Because every divorce case with children is a little to a lot different from every other case, Indiana’s voters, appellate court’s and General Assembly give domestic trial court judges wide latitude (called “discretion”) to make child custody decisions. Indiana’s judges often agonize over the unfortunate situations they see, hear and must decide.
To help judges, there are four key legal presumptions or assumptions trial court judges follow that are important for you to know if you are involved, or will be involved, in a child custody dispute. The first—and by far the most important presumption or legal policy: every child custody decision a judge makes must be in the children’s best interests. The parents usually disagree on this topic and Indiana entrusts the decision to the judge to protect the children and literally protect the next generation of parents.
The second presumption is that the Indiana Parenting Time Guidelines and Child Support Rules and Guidelines apply in all child-custody litigation (available on the Indiana Supreme Court’s website). Trial courts are given vast authority to deviate from these rules and guidelines in setting parenting time and child support. However, these rules and statutes are set forth by the General Assembly and the Indiana Supreme Court to ensure overall consistency and fairness from case to case and county to county.
The third assumption is that all custody decisions are gender-neutral. This means that either parent is presumed to be equally entitled to be a custodial parent for the children. This does away with extreme rules or presumptions from the past, which ranged from early English law that women and children were nearly equal to personal property of the husband to the “tender years” presumption which assumed a very young child or infant should be with his or her mother.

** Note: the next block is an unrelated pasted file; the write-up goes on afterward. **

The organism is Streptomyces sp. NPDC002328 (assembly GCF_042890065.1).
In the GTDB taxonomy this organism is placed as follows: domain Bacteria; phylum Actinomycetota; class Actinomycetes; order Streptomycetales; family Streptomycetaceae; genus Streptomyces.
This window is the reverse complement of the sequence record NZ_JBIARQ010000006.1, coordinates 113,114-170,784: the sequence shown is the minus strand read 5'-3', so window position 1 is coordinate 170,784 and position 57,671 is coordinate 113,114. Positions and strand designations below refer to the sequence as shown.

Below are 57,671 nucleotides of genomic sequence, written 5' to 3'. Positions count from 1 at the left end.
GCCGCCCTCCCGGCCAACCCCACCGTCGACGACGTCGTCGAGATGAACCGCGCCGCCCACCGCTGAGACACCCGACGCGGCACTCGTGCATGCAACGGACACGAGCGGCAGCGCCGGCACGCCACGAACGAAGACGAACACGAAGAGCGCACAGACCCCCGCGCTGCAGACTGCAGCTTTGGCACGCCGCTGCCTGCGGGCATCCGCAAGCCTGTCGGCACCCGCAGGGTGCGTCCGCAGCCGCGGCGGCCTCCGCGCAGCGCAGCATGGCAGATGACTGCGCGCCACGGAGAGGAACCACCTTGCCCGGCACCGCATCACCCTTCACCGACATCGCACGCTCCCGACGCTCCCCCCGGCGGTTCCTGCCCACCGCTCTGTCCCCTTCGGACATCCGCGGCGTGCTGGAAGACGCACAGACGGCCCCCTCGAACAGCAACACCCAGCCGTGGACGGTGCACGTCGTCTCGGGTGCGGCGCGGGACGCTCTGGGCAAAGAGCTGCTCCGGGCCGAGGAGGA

The fourth assumption is that stability is also of great importance to children. Therefore, once the custody decision is made in the initial divorce or paternity case, it should not be modified unless there has been a substantial change in circumstances. Where some parents have misunderstandings about the presumption relates to the betterment of their situation or becoming stable in his or her life. Thus, a drug addicted parent who is in a recovery stage does not necessarily present a substantial change as it relates to the children to modify custody. In other words, a change in his or her life, standing alone, is likely insufficient to demonstrate a substantial change to modify custody. This must be connected with the children to meet the evidentiary requirement.
We, the attorneys at Ciyou & Dixon, P.C. hope this blog posts gives you insight into where trial courts may begin to consider a case before them. This will make you a better legal consumer and client. If so, this blog post has met its goal. This blog post is not intended to be specific legal advice or a solicitation for legal services. Ciyou & Dixon, P.C. attorneys practice domestic relations throughout the State of Indiana.